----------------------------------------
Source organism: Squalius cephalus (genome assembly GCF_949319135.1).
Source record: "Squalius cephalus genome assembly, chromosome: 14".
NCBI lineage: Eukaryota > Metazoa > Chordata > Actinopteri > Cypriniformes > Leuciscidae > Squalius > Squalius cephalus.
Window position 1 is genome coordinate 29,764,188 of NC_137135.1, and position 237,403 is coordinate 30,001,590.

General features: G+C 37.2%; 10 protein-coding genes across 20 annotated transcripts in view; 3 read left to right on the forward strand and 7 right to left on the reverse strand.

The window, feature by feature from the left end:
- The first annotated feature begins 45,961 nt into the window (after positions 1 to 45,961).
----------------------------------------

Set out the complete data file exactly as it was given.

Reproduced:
Source organism: Squalius cephalus (genome assembly GCF_949319135.1).
Source record: "Squalius cephalus genome assembly, chromosome: 14".
NCBI lineage: Eukaryota > Metazoa > Chordata > Actinopteri > Cypriniformes > Leuciscidae > Squalius > Squalius cephalus.
Window position 1 is genome coordinate 29,764,188 of NC_137135.1, and position 237,403 is coordinate 30,001,590.

General features: G+C 37.2%; 10 protein-coding genes across 20 annotated transcripts in view; 3 read left to right on the forward strand and 7 right to left on the reverse strand.

The window, feature by feature from the left end:
- The first annotated feature begins 45,961 nt into the window (after positions 1 to 45,961).